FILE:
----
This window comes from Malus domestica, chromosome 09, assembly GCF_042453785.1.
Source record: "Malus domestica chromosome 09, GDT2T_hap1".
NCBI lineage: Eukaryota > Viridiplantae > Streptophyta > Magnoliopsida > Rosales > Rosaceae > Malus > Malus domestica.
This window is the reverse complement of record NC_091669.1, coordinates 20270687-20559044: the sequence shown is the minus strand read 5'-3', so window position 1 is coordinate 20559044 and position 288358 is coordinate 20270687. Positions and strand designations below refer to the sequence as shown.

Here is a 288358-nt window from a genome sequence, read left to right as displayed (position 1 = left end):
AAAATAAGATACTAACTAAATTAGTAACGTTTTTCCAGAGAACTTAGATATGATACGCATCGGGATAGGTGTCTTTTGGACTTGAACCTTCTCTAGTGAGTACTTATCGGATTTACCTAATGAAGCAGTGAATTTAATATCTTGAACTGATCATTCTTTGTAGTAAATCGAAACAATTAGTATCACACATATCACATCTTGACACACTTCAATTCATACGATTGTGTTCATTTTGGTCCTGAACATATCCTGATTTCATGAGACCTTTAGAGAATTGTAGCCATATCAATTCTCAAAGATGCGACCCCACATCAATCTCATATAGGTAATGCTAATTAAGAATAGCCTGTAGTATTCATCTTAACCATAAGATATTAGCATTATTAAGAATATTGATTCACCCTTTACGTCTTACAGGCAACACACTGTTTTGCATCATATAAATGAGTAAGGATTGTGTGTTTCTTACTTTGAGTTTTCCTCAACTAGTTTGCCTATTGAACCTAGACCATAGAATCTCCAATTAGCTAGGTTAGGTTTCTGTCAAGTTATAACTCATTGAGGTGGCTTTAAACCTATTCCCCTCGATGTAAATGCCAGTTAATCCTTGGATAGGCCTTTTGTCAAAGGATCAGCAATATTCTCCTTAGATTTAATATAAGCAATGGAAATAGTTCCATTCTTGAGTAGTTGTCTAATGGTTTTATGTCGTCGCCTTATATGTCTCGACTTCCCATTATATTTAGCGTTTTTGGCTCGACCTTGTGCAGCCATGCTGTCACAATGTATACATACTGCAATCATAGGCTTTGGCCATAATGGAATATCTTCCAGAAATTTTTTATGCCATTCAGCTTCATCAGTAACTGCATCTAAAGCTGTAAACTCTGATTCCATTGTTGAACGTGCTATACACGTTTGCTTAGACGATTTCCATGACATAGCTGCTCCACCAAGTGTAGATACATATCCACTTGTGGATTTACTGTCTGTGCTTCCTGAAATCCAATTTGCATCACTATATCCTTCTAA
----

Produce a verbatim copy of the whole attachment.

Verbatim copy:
This window comes from Malus domestica, chromosome 09, assembly GCF_042453785.1.
Source record: "Malus domestica chromosome 09, GDT2T_hap1".
NCBI lineage: Eukaryota > Viridiplantae > Streptophyta > Magnoliopsida > Rosales > Rosaceae > Malus > Malus domestica.
This window is the reverse complement of record NC_091669.1, coordinates 20270687-20559044: the sequence shown is the minus strand read 5'-3', so window position 1 is coordinate 20559044 and position 288358 is coordinate 20270687. Positions and strand designations below refer to the sequence as shown.

Here is a 288358-nt window from a genome sequence, read left to right as displayed (position 1 = left end):
AAAATAAGATACTAACTAAATTAGTAACGTTTTTCCAGAGAACTTAGATATGATACGCATCGGGATAGGTGTCTTTTGGACTTGAACCTTCTCTAGTGAGTACTTATCGGATTTACCTAATGAAGCAGTGAATTTAATATCTTGAACTGATCATTCTTTGTAGTAAATCGAAACAATTAGTATCACACATATCACATCTTGACACACTTCAATTCATACGATTGTGTTCATTTTGGTCCTGAACATATCCTGATTTCATGAGACCTTTAGAGAATTGTAGCCATATCAATTCTCAAAGATGCGACCCCACATCAATCTCATATAGGTAATGCTAATTAAGAATAGCCTGTAGTATTCATCTTAACCATAAGATATTAGCATTATTAAGAATATTGATTCACCCTTTACGTCTTACAGGCAACACACTGTTTTGCATCATATAAATGAGTAAGGATTGTGTGTTTCTTACTTTGAGTTTTCCTCAACTAGTTTGCCTATTGAACCTAGACCATAGAATCTCCAATTAGCTAGGTTAGGTTTCTGTCAAGTTATAACTCATTGAGGTGGCTTTAAACCTATTCCCCTCGATGTAAATGCCAGTTAATCCTTGGATAGGCCTTTTGTCAAAGGATCAGCAATATTCTCCTTAGATTTAATATAAGCAATGGAAATAGTTCCATTCTTGAGTAGTTGTCTAATGGTTTTATGTCGTCGCCTTATATGTCTCGACTTCCCATTATATTTAGCGTTTTTGGCTCGACCTTGTGCAGCCATGCTGTCACAATGTATACATACTGCAATCATAGGCTTTGGCCATAATGGAATATCTTCCAGAAATTTTTTATGCCATTCAGCTTCATCAGTAACTGCATCTAAAGCTGTAAACTCTGATTCCATTGTTGAACGTGCTATACACGTTTGCTTAGACGATTTCCATGACATAGCTGCTCCACCAAGTGTAGATACATATCCACTTGTGGATTTACTGTCTGTGCTTCCTGAAATCCAATTTGCATCACTATATCCTTCTAA